Obviously the impact of UU has not been upon theology in a vacuum, for in crucial ways as the influence of biblical theology declines, so does the culture. As Rushdoony points out: “In a remarkably brilliant and telling study, Ann Douglas, in The Feminization of American Culture (1977), has shown the effects of Unitarian­ism and religious liberalism on American culture. From a God-centered emphasis… a man-centered focus emerged.”[11] (By the turn of the millennium, the damage in­flicted by feminism and its offshoots alone upon Christianity was difficult to calcu­late.)

Today the sad results of blendism are everywhere evident. Indeed, if UU is fond of referring to the witness of history as to the alleged “horrors of religious intoler­ance,” we should keep in mind that, put bluntly, from the perspective of salvation in Christ, the witness of eternity will be to the genuine horrors of religious liberalism and Unitarian Universalism. To be damned through the church is a far greater trag­edy and mockery of God’s love than any supposed religious intolerance.

Early Forerunners

Our next section begins a discussion of contemporary UU theology. Before we turn to that, a brief sampling of the views of a few sixteenth and seventeenth-century forerunners of the UUA will give us an idea of their beliefs and a basis for compari­son. According to The Epic of Unitarianism, an edited compilation of basic writings in the liberal tradition, we find the following views.

Michael Servetus (1511-1553). Servetus apparently believed in the virgin birth, but somehow denied the trinity that undergirded it as “blasphemous.” Christ in the flesh was man; in the spirit He was God; the Holy Spirit was “the activity of God in the spirit of man,” but He did not exist apart from man who was at least in some sense divine.[12] Servetus authored On the Errors of the Trinity (1551), in which he stated, “Your Trinity is the product of subtlety and madness. The Gospel knows nothing of it.”[13] According to Blunt, in his impressive Dictionary of Sects, Heresies, Ecclesiastical Parties and Schools of Religious Thought, Servetus ended up a pantheist.[14]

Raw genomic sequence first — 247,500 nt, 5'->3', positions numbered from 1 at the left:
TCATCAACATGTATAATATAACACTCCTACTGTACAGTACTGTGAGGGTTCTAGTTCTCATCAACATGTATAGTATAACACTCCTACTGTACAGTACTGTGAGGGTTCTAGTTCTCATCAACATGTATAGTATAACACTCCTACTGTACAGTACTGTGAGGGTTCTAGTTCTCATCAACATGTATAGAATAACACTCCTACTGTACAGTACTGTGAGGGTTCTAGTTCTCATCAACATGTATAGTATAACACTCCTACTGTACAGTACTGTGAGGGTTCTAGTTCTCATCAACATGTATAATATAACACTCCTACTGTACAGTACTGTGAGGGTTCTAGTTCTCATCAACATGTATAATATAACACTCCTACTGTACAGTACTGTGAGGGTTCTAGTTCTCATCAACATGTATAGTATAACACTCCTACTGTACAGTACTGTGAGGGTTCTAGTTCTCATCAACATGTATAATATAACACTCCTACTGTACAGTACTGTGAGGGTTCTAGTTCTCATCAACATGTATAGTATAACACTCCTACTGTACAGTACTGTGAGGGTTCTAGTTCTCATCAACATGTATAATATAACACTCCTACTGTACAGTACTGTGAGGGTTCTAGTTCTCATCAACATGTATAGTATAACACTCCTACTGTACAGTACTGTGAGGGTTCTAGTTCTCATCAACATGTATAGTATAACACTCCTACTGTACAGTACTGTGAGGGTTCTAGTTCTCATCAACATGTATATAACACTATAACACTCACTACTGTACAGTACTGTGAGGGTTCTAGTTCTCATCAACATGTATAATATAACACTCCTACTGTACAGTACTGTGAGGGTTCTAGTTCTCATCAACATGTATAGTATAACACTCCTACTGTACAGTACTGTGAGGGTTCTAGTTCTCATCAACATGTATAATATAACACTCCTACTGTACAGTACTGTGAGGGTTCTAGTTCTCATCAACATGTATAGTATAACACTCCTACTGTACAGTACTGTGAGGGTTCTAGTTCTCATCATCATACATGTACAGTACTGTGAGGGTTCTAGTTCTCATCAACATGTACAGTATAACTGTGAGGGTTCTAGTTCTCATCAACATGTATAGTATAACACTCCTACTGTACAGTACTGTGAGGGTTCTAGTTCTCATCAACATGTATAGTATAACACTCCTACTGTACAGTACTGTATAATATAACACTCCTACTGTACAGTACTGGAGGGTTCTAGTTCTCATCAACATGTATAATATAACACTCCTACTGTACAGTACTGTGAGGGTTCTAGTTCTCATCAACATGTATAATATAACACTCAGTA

Francis David (1510-1579). David was a noted spokesman for Unitarianism in Transylvania. His arguments misconstrued Christian philosophy on the Trinity as “a belief in four or five gods”: one substance, God, three separate divine Persons, and one man, Christ. Thus for him the Trinitarian view of Christ was “human invention and superstition.”[15]

Faustus Socinius. Socinius is frequently termed “the architect of modern Uni­tarianism.” While calling the Old and New Testaments “holy Scripture,” he declared that the deity of Christ “is repugnant not only to sound reason, but also to the Holy Scriptures.” Like modern Arians (Jehovah’s Witnesses, Christadelphians and others), Socinius would quote from the Scriptures teaching the human nature of Christ (his dependence upon the Father and so on), but conveniently reinterpret those that declared Jesus’ deity.[16]

Many other examples could be given, illustrating how the increasing acceptance of rationalism produced the increasing rejection of biblical doctrine. As human minds were divinized, God’s word was humanized. Mendelsohn observes that the doctrines of the Trinity, Jesus as the God-man, original sin and election were all eventually abandoned. The subsequent consequence was not difficult to predict: “Finally the notion of ‘vicarious atonement’—that Jesus provided salvation by paying for the sins of mankind—was examined and discarded.”[17]

Notes

  1. www.famousuus.com
  2. Waldeman Argow, “Unitarian Universalism: Some Questions Answered,” UUA pamphlet, p. 13.
  3. Unitarian Universalist Association Online Pamphlet, “We are Unitarian Universalists,” Marta Flanagan
  4. Alan W. Gomes, “Tolerate This! Answering Unitarian Universalist Pluralism,” Journal of Christian Apologetics, Vol. 1, no. 2, p. 35.
  5. Conrad Wright, Three Prophets of Religious Liberalism: Channing, Emerson, Parke (Boston, MA: Beacon Press, 1978), pp. 97, 99.
  6. Ibid.
  7. Ernest Cassar, Universalism in America (Boston, MA: Beacon Press, 1971), p. 168.
  8. Michael Moran, “New England Transcendentalism,” The Encyclopedia of Philosophy, Vol. 5, p. 480.
  9. John Booth, “Introducing Unitarian Universalism,” UUA pamphlet, p. 27.
  10. Back cover quote on the 1977 Beacon paper edition of J. L. Adams, On Being Human Religiously (Boston, MA: Beacon Press, 1976.)
  11. R. J. Rushdoony, “The Heresy of Democracy with God,” Chalcedon Position Paper No. 6, P. O. Box 158, Vallecito, California 95257.
  12. David Parke, The Epic of Unitarianism Original Writings from the History of Liberal Religion (Boston, MA: Beacon Press, 1969), p. 6.
  13. Jack Mendelsohn, Why I am a Unitarian Universalist (Boston, MA: Beacon Press, 1966), pp. 51- 52, cf. Parke, pp. 4-6.
  14. Parke, pp. 3-6; John Henry Blunt, Dictionary of Sects, Heresies, Ecclesiastical Parties and Schools of Religious Thought (London: Rivingtons, 1874, rpt. 1990), p. 556.
  15. Philip Schaff, History of the Church, Vol. 7, pp. 20-22.
  16. Ibid., pp. 24-27.
  17. Mendelsohn, op. cit., p. 47.